“If something goes wrong, one thing I’ll never do is panic,” Holmquist said. “You can’t get too high; you can’t get too low. You’ve got to stay the course and worry about making the play out on special teams.”
The end of the first quarter saw the Jumbos start a long drive down the field from their own 30-yard line. That drive was capped off at 11:50 in the second quarter on senior tri-captain running back Chance Brady’s five-yard run. Brady ran 32 times in the Jumbos’ last contest against the Bates Bobcats but saw limited work in Saturday’s game, rushing eight times for 54 yards.
“[Brady] was in there to start the second half but at that point, we felt like it was an opportunity to get some other guys in the game,” Civetti said. “He had a big week the week before, no hidden secrets there.”
There was plenty of scoring to go around in the second period, as McDonald and junior wide receiver Joe Byrnes connected for a 17-yard touchdown just two minutes after Brady’s touchdown and first-year running back Nate Richam scored for Bowdoin on an 11-yard run at 5:09. Tufts entered into halftime with a 24-14 lead, its largest halftime lead of the season.
The Jumbos came out explosively in the second half. Starting on their own 25-yard line, McDonald took the snap and was immediately off running. Blockers gave McDonald room and he hit the open field for a 75-yard touchdown on the first play of the half.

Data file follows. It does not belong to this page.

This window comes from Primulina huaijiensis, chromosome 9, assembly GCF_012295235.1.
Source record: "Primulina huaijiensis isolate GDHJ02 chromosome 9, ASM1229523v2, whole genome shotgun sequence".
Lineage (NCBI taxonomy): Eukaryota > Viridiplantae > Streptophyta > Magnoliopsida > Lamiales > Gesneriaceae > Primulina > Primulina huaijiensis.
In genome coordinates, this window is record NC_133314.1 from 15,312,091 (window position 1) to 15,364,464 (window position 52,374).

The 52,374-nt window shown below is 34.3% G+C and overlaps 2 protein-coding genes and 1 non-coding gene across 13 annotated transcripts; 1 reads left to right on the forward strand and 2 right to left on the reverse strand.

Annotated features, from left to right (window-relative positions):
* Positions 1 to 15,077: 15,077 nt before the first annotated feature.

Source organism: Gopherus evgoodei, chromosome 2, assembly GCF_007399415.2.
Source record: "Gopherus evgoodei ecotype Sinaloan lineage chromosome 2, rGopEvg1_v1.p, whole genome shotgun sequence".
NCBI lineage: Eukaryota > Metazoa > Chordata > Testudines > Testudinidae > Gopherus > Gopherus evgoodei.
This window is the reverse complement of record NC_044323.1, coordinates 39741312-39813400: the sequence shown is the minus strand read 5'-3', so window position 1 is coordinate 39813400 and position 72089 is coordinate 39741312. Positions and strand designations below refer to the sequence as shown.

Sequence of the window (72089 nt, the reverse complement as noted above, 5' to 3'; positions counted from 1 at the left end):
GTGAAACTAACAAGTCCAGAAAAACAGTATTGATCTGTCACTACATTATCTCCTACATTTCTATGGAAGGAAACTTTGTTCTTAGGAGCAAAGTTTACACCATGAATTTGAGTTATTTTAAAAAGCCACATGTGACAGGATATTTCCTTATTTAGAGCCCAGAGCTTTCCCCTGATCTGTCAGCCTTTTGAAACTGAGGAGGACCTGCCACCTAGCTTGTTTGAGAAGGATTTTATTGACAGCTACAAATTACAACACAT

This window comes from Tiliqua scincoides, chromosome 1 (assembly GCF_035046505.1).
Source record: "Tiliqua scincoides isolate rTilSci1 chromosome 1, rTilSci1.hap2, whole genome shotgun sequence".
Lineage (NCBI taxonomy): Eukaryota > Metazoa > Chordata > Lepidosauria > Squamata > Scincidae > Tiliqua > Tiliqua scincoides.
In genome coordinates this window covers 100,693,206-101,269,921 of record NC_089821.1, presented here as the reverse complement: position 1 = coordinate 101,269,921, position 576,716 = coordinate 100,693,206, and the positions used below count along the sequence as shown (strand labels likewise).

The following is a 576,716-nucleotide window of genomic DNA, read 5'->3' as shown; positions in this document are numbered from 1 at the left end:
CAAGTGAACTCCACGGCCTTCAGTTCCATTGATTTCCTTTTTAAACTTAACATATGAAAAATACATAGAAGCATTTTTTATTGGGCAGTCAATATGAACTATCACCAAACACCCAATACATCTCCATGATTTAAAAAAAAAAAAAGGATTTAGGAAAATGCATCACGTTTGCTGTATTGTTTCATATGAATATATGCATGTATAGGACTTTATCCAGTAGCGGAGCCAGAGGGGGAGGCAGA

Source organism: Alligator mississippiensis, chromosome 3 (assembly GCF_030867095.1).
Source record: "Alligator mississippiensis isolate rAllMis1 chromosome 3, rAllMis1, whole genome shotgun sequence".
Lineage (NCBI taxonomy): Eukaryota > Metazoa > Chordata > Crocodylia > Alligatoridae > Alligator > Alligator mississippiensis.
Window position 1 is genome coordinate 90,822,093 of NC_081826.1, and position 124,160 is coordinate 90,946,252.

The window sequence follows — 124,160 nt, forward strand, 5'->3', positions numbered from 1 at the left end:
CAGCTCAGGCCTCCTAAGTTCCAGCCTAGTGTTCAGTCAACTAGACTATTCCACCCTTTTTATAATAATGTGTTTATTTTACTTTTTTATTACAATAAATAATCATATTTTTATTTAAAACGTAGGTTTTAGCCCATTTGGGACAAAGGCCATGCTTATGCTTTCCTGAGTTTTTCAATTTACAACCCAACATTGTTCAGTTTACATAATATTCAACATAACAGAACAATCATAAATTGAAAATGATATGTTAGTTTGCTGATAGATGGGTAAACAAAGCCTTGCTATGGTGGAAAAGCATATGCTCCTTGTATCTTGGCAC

Later in the half, the Jumbos scored once again in their first play of a drive as this time, Snyder lined up in the backfield. He took the snap and found Miller for a 77-yard touchdown pass with 7:07 left in the third.
“[Our game plan was to] be balanced and to get the ball where it needs to be,” Miller said. “Nothing special about [the game,] we just do what we need to do. Coach always stresses making the big play and we got an opportunity to do that yesterday and capitalized on it.”
Miller was also glad that the third game featured a more dynamic Tufts passing offense compared to the run-centric style the team was forced to play in the first two weeks.
“It was fun,” Miller said. “We’ve got a really good running back [in Brady] so I can’t really complain if we run the ball, but when we throw the ball, pass it around, it’s fun to play like that.”
With their defense playing well and their offense consistently putting up points, the Jumbos held onto their lead and eventually time ran out on the Polar Bears’ hopes for a comeback. The final score was 41-21 in favor of Tufts.
“So far so good,” Preston said. “It’s nice to be 3-0 for sure. I think we all know we still have a lot to work on but we can’t complain about being 3-0.”
The defense consistently laid Bowdoin passers on their backs, with four sacks in the game: one each from junior linebacker Chuck Calabrese, first-year defensive lineman Conor Chepenik and senior defensive lineman Quinn Metoyer, and a fourth shared between junior linebacker Zach Thomas and classmate defensive lineman Doug Harrison.
“[Each sack] is a big deal. It brings a lot of energy. Any time you get a hit on the quarterback, it’s a big deal. It puts a lot of pressure on the offensive line and makes the quarterback have to make bad throws and certainly helps the secondary do [its job],” Civetti said.
Now 3-0, the Jumbos face their biggest challenge yet on the road against the 3-0 Trinity Bantams at 1:30 p.m. on Saturday. The Bantams have scored at least 37 points in all of their games this year and lead the league in points per game and points allowed. The Jumbos rank fifth and fourth respectively in those categories. As two of the three remaining 3-0 teams, this matchup is a chance for both teams to definitively move toward winning a NESCAC championship.